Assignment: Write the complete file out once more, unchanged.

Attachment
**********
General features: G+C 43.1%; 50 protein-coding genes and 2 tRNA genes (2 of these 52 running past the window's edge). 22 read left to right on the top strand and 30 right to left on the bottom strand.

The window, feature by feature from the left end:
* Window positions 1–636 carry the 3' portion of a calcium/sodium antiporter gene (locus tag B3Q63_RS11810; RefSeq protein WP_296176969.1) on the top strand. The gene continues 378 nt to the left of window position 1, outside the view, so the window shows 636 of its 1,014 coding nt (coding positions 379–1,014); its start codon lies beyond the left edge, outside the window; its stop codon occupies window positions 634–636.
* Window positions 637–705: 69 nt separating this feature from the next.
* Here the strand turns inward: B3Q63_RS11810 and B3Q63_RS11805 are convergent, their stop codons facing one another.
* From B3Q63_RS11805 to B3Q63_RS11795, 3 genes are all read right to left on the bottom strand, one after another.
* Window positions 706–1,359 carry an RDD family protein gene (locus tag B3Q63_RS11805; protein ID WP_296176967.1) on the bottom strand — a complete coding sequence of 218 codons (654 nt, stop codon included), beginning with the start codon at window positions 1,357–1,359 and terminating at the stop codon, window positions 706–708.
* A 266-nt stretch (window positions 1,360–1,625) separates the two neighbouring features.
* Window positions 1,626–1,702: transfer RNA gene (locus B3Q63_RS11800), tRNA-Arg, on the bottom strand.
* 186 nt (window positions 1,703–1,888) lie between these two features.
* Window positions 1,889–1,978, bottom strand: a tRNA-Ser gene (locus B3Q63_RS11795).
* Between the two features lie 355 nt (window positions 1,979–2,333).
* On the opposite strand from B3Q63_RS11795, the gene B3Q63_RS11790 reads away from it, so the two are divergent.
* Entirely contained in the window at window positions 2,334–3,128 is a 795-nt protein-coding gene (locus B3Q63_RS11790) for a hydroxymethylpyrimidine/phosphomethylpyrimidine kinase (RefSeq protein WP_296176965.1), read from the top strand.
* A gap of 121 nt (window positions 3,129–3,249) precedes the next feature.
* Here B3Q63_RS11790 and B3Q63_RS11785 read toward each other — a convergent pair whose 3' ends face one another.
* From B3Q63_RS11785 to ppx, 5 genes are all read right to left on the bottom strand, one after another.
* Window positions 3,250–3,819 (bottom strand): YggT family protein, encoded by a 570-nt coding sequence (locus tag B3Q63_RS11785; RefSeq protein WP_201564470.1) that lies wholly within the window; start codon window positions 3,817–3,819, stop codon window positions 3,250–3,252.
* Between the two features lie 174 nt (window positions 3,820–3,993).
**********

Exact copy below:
General features: G+C 43.1%; 50 protein-coding genes and 2 tRNA genes (2 of these 52 running past the window's edge). 22 read left to right on the top strand and 30 right to left on the bottom strand.

The window, feature by feature from the left end:
* Window positions 1–636 carry the 3' portion of a calcium/sodium antiporter gene (locus tag B3Q63_RS11810; RefSeq protein WP_296176969.1) on the top strand. The gene continues 378 nt to the left of window position 1, outside the view, so the window shows 636 of its 1,014 coding nt (coding positions 379–1,014); its start codon lies beyond the left edge, outside the window; its stop codon occupies window positions 634–636.
* Window positions 637–705: 69 nt separating this feature from the next.
* Here the strand turns inward: B3Q63_RS11810 and B3Q63_RS11805 are convergent, their stop codons facing one another.
* From B3Q63_RS11805 to B3Q63_RS11795, 3 genes are all read right to left on the bottom strand, one after another.
* Window positions 706–1,359 carry an RDD family protein gene (locus tag B3Q63_RS11805; protein ID WP_296176967.1) on the bottom strand — a complete coding sequence of 218 codons (654 nt, stop codon included), beginning with the start codon at window positions 1,357–1,359 and terminating at the stop codon, window positions 706–708.
* A 266-nt stretch (window positions 1,360–1,625) separates the two neighbouring features.
* Window positions 1,626–1,702: transfer RNA gene (locus B3Q63_RS11800), tRNA-Arg, on the bottom strand.
* 186 nt (window positions 1,703–1,888) lie between these two features.
* Window positions 1,889–1,978, bottom strand: a tRNA-Ser gene (locus B3Q63_RS11795).
* Between the two features lie 355 nt (window positions 1,979–2,333).
* On the opposite strand from B3Q63_RS11795, the gene B3Q63_RS11790 reads away from it, so the two are divergent.
* Entirely contained in the window at window positions 2,334–3,128 is a 795-nt protein-coding gene (locus B3Q63_RS11790) for a hydroxymethylpyrimidine/phosphomethylpyrimidine kinase (RefSeq protein WP_296176965.1), read from the top strand.
* A gap of 121 nt (window positions 3,129–3,249) precedes the next feature.
* Here B3Q63_RS11790 and B3Q63_RS11785 read toward each other — a convergent pair whose 3' ends face one another.
* From B3Q63_RS11785 to ppx, 5 genes are all read right to left on the bottom strand, one after another.
* Window positions 3,250–3,819 (bottom strand): YggT family protein, encoded by a 570-nt coding sequence (locus tag B3Q63_RS11785; RefSeq protein WP_201564470.1) that lies wholly within the window; start codon window positions 3,817–3,819, stop codon window positions 3,250–3,252.
* Between the two features lie 174 nt (window positions 3,820–3,993).